Imagine moving to a new country with your family in pursuit of a better life, only to have your parents disown you and make you homeless when they find out about your sexuality or gender identity.
This is the focus of a recent Feet in Two Worlds feature that catalogs in moving detail the personal stories of gay immigrant youth who have been made homeless due to their sexuality.
Feet in Two Worlds is an organization that tells the stories of today’s immigrant communities, and over the passed week the site has highlighted the very serious problem of LGBT immigrant youth in New York who are being made homeless after admitting their sexual orientation or gender identity to their families and their communities.
Often, LGBT immigrant youth are especially vulnerable in this regard because, while homelessness is a pervasive issue for all LGBTs, LGBTs from immigrant communities often lack support systems such as other family members that they can turn to or friends that are in a position to give them shelter and help.
From the Feet in Two Worlds article:
The most recent survey of runaway and homeless youth in New York estimates that, each night, a minimum of 3,800 youth are homeless, more than half of whom identify as lesbian, gay, bisexual or transgender. Within the overall homeless youth population, 15 percent were born outside of the U.S. mainland. Advocates say much of the immigrant homeless youth population identifies as lesbian, gay, transgender or bisexual (LGBT).
Jim Bolas with the Empire State Coalition of Youth and Family Services led the 2007 survey of homeless youth.
“I think immigrant youth are going to be disproportionately affected because they have less resources elsewhere. I do think that immigrant youth have an additional challenge that even other homeless youth don’t face,” Bolas said.
For gay immigrant youth, poverty and lack of support from their families and immigrant communities make them particularly vulnerable to becoming – and staying – homeless. Margo Hirsch of the Empire State Coalition described the risks faced by these young people as a combination of poverty, cultural homophobia, religion, and a lack of community support systems.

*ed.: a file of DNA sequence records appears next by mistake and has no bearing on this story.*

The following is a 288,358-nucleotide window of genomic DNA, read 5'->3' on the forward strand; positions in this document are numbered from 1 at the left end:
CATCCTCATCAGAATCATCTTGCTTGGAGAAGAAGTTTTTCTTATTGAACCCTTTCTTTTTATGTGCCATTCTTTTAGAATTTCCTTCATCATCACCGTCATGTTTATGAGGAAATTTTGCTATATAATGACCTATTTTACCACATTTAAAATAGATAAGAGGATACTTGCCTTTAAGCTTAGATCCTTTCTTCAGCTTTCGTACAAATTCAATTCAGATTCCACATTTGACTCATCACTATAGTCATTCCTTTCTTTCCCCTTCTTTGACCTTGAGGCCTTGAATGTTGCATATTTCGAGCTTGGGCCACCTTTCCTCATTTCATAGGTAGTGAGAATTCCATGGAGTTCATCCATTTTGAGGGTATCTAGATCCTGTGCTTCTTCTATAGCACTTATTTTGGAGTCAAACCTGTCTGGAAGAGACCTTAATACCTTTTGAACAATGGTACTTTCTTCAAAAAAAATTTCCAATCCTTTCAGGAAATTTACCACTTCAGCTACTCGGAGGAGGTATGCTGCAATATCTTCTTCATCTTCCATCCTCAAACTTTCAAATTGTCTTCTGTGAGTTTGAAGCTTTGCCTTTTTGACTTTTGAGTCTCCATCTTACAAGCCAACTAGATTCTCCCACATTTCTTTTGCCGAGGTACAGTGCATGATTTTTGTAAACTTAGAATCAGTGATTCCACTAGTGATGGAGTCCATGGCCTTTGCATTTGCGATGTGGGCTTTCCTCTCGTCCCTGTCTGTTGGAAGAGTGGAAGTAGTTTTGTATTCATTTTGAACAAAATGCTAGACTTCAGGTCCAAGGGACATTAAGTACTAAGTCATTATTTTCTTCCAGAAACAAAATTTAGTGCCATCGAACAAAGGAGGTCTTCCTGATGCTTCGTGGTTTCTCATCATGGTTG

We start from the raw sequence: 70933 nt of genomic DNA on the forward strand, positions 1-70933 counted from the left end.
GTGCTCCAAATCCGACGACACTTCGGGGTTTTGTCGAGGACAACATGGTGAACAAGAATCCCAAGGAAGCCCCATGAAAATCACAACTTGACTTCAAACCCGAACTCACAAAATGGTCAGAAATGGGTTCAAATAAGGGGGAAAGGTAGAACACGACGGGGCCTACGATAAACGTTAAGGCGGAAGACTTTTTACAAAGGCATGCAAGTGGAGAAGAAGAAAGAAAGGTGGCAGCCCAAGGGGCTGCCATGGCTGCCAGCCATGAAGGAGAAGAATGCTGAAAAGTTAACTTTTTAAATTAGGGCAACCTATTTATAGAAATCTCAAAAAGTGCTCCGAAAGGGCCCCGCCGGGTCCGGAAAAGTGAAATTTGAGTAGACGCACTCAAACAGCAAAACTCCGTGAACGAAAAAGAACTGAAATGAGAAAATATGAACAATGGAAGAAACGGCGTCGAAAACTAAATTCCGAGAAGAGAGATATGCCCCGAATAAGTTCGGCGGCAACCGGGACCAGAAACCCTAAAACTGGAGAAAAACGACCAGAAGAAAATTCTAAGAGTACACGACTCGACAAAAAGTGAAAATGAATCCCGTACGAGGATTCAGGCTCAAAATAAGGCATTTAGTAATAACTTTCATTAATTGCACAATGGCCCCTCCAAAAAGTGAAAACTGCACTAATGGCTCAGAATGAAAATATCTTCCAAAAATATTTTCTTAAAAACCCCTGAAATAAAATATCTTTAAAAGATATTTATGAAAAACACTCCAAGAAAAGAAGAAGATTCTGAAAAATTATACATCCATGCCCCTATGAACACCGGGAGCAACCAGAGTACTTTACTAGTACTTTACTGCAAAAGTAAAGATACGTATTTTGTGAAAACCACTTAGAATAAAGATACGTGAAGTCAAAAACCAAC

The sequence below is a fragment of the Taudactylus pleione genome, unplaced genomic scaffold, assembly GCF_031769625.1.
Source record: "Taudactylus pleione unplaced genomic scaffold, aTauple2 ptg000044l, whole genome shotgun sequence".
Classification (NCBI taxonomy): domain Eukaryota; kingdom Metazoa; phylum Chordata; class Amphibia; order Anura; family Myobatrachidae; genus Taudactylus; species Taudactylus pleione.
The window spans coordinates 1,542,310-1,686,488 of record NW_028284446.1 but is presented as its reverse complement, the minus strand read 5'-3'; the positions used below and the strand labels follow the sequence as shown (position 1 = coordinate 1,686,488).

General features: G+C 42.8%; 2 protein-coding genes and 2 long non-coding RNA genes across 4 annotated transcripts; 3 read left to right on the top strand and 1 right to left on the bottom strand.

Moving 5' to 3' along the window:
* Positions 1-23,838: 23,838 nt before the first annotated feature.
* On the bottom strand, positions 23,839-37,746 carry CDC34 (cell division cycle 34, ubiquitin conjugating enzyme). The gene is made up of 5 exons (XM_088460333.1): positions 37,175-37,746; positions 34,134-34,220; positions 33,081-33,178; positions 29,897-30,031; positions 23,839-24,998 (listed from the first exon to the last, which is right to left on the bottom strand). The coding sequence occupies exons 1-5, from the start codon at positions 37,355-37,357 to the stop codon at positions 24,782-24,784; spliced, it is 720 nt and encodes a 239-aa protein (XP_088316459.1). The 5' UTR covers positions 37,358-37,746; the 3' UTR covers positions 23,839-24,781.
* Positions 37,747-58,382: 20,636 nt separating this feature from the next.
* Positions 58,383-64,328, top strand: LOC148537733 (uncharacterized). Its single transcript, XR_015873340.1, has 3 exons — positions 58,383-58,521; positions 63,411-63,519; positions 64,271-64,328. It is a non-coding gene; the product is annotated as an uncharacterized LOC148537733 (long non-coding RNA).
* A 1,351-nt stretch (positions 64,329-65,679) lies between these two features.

When young LGBT people come to the U.S. and are offered the opportunity to be open about their sexuality, their families often do not follow suit, relying on behaviors and attitudes from their home countries where homosexuality may be taboo, or even violently repressed.
The article uses personal stories to relate how vital New York’s homeless programs are for LGBT immigrant youth looking to turn their lives around, and this is an example of how fortunate it was that, earlier this year, proposed cuts to New York’s youth homeless programs were dropped.
The article also details the challenges that homeless youth face and the dangers they are subjected to after being made homeless, such as feeling they have no other choice than resorting to sex work in order to feed and clothe themselves.
The Federal Response to Gay and Transgender Homeless Youth report published in 2010 found that 44% of gay or trans homeless youth would be asked to exchange sex for money, food, drugs, shelter, or clothes, compared to 26% of straight homeless youth. The report also found that 58% of homeless gay and transgender youth had been sexually assaulted, compared to 33% of homeless heterosexual youth.
While the Feet in Two Worlds article focuses on the stories of gay immigrant youth, we know that transgender people are especially vulnerable when it comes to issues like joblessness and poverty and it follows that immigrant trans youth would suffer under this same disproportionate burden.
A study published last month by the National Gay and Lesbian Task Force found that almost half of the trans people surveyed had attempted suicide, that they had double the rate of unemployment and were four times likely to live in extreme poverty. You can read more about the study’s findings here.
Finally, you can read the full Feet in Two Worlds article here and see videos of homeless teens telling their personal stories.
Photo used under the Creative Commons Attribution License, with thanks to brainchildvn.
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